Tabor City, North Carolina
||This article may contain original research. (September 2007)|
|This article does not cite any references or sources. (April 2007)|
|Tabor City, North Carolina|
|— Town —|
|• Mayor||Royce D. Harper|
|• Total||2.9 sq mi (7.6 km2)|
|• Land||2.9 sq mi (7.6 km2)|
|• Water||0.0 sq mi (0.0 km2)|
|Elevation||105 ft (32 m)|
|• Density||852.2/sq mi (329.0/km2)|
|Time zone||Eastern (EST) (UTC-5)|
|• Summer (DST)||EDT (UTC-4)|
|GNIS feature ID||0995822|
|Website||Tabor City, NC|
It was named after Mount Tabor Baptist Church which was organized shortly after 1840 (now Tabor City Baptist Church), which itself is named after the biblical Mount Tabor. Originally named Mt. Tabor, the town adopted its current name after postal authorities confused it with Tarboro, North Carolina.
Once known as the "Yam Capital of the World", Tabor City pays tribute to the area's sweet potato crop with the annual North Carolina Yam Festival every fourth Saturday in October. The festival celebrates the sweet potato with crafts, train rides, arts and vendors. 
Business activity started in Taobr City in the mid-1850s with a saw mill, turpentine still, grocery store and dry goods store. Atlantic Coast Line Railroad located a terminus here in 1886. Tabor City was incorporated in 1905. The first tobacco warehouse was built in 1909, a crate factory was built in 1910 and Tabor City and Waccamaw Lumber Companies began in the 1940s. The railroad used the name Mt. Tabor and the post office used Tabor until the mid-1930s when both were changed to Tabor City.
A new state prison, the Tabor Correctional Institution, opened in 2007, and once fully populated, will house 1,500 inmates. In June 2013 a new facitiy will be added to house an additional 252 inmated and will create 70 new jobs to the area. TCI is located two miles (3 km) northwest from the center of Tabor City. 
The town also contains Lake Tabor, a 149 acre recreational lake.
The Tabor City Tribune was a weekly newspaper established by W. Horace Carter (a Stanly County native) in 1946. Along with the Whiteville News Reporter, the Tribune was awarded the 1953 Pulitzer Prize for Public Service for its editorials against the Ku Klux Klan. The Pulitzer Prize citation stated that the newspapers were awarded the prize "for their successful campaign against the Ku Klux Klan, waged on their own doorstep at the risk of economic loss and personal danger, culminating in the conviction of over one hundred Klansmen and an end to terrorism in their communities." The newspapers were the first weeklies to win a Pulitzer Prize. The name of the Tabor City Tribune was changed to the Tabor-Loris Tribune in 1996. The small W. Horace Carter Newspaper Museum in Tabor City at the Tabor-Loris Tribune offices has exhibits on Carter's life and work.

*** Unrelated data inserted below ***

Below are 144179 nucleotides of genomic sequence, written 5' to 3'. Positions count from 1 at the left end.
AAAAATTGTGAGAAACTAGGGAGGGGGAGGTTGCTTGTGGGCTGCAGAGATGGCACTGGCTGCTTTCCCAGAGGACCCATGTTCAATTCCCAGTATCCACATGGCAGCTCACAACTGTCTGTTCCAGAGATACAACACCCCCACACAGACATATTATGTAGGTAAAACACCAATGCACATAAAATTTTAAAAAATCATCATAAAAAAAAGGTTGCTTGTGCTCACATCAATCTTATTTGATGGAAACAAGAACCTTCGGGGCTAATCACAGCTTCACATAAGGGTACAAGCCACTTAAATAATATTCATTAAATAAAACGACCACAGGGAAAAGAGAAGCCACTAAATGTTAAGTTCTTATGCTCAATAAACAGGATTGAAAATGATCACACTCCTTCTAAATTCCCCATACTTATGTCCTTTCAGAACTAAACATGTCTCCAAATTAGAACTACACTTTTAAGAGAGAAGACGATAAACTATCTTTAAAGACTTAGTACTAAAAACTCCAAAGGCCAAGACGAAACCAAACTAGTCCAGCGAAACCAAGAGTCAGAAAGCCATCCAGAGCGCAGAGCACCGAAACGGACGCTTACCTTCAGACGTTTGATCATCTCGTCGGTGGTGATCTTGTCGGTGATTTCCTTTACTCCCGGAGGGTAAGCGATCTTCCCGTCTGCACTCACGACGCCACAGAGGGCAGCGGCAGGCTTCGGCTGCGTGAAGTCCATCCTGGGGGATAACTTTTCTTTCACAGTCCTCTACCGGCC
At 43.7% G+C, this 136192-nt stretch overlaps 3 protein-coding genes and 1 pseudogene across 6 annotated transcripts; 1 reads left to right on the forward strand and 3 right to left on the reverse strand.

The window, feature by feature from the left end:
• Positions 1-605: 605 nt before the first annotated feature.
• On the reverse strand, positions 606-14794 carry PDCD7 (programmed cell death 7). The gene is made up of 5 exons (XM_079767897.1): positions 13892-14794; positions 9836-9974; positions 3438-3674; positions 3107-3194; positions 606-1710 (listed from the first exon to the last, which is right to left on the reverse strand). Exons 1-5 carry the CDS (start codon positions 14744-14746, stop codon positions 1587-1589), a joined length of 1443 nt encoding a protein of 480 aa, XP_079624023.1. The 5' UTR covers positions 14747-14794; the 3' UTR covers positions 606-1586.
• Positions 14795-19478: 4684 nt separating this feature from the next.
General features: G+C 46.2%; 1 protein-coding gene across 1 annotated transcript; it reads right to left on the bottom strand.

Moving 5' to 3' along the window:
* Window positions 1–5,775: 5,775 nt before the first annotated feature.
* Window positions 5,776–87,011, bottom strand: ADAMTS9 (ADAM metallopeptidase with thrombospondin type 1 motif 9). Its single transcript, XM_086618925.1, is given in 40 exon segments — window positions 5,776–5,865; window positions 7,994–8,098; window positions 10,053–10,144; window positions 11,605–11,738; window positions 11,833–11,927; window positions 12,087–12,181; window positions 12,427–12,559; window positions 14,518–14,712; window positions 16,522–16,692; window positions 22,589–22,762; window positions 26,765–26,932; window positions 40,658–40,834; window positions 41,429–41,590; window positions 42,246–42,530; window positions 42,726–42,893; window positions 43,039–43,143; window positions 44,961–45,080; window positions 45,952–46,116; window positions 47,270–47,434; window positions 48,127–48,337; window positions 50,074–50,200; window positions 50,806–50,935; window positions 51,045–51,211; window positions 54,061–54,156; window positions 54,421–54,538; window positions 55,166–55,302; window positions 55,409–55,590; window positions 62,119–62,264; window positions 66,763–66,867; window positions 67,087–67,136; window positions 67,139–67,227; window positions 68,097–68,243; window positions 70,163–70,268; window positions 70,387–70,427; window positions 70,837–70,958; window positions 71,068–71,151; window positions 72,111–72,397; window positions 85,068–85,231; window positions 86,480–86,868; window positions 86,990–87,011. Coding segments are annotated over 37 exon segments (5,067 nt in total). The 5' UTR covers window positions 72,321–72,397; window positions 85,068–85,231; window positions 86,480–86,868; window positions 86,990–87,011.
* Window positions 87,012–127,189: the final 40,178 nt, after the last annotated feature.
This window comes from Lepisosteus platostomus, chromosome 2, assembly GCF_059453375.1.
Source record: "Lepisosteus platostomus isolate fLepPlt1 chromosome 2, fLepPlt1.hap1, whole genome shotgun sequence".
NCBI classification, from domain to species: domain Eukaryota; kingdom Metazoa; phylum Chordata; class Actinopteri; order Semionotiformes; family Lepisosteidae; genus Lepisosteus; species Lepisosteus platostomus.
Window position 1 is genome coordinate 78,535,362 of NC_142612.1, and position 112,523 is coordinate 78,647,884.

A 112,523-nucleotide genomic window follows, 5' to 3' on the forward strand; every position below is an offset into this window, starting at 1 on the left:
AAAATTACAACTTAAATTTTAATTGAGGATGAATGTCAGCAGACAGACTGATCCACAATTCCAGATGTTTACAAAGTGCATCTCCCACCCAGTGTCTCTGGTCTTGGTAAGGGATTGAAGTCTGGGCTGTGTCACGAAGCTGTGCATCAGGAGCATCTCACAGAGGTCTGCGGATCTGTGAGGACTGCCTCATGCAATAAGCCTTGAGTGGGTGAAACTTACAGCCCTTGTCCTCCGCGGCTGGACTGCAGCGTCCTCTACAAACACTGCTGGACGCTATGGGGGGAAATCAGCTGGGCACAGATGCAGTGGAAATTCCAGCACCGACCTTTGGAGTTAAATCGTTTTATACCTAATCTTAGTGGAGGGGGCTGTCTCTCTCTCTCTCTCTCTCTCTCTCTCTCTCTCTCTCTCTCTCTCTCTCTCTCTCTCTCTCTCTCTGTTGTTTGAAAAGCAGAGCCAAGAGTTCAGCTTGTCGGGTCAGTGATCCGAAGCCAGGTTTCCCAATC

Tabor City is home to South Columbus High School. Prior to South Columbus High School was Tabor City High School, which closed in 1992. The former Tabor City High School facility now houses Tabor City Elementary School.
Tabor City is located at (34.148621, -78.872073).
According to the United States Census Bureau, the town has a total area of 2.9 square miles (7.5 km2), all of it land. It is located on the border with South Carolina, about 30 miles (48 km) inland from the Atlantic, 28 miles (45 km) north of Myrtle Beach, and 65 miles (105 km) west of Wilmington. Mild winters and hot, humid summers are typical.
As of the census of 2010, there were 3,975 people, 1,095 households, and 627 families residing in the town. The population density was 852.2 people per square mile (329.5/km²). There were 1,239 housing units at an average density of 379.1 per square mile (146.6/km²). The racial makeup of the town was 59.2% White, 36.2% African American, 1.1% Native American, 0.02% Asian, 0.0% Pacific Islander, 1.5% from other races, and 1.8% from two or more races. Hispanic or Latino of any race were 2.3% of the population.
There were 1,095 households out of which 23% had children under the age of 18 living with them, 33.5% were married couples living together, 17.6% had a female householder with no husband present, and 42.7% were non-families. 28.2% of all households were made up of individuals and 14.2% had someone living alone who was 65 years of age or older. The average household size was 2.24 and the average family size was 2.99.
In the town the population was spread out with .4.2% under the age of 18, 5.7% from 20 to 24, 21.3% from 25 to 44, 29.4% from 45 to 64, and 19.3% who were 65 years of age or older. The median age was 44 years.
The median income for a household in the town was $25,469, and the median income for a family was $40,044. Males had a median income of $32,528 versus $20,804 for females. The per capita income for the town was $17,922. About 16.9% of families and 21.60% of the population were below the poverty line, including 23.7% of those under age 18 and 22.5% of those age 65 or over.
- Oral History Interview with Horace Carter from Oral Histories of the American South
- Greater Tabor City Chamber of Commerce
- FFAST.NET Leading Internet provider of Tabor City, NC
- Tabor City Webpage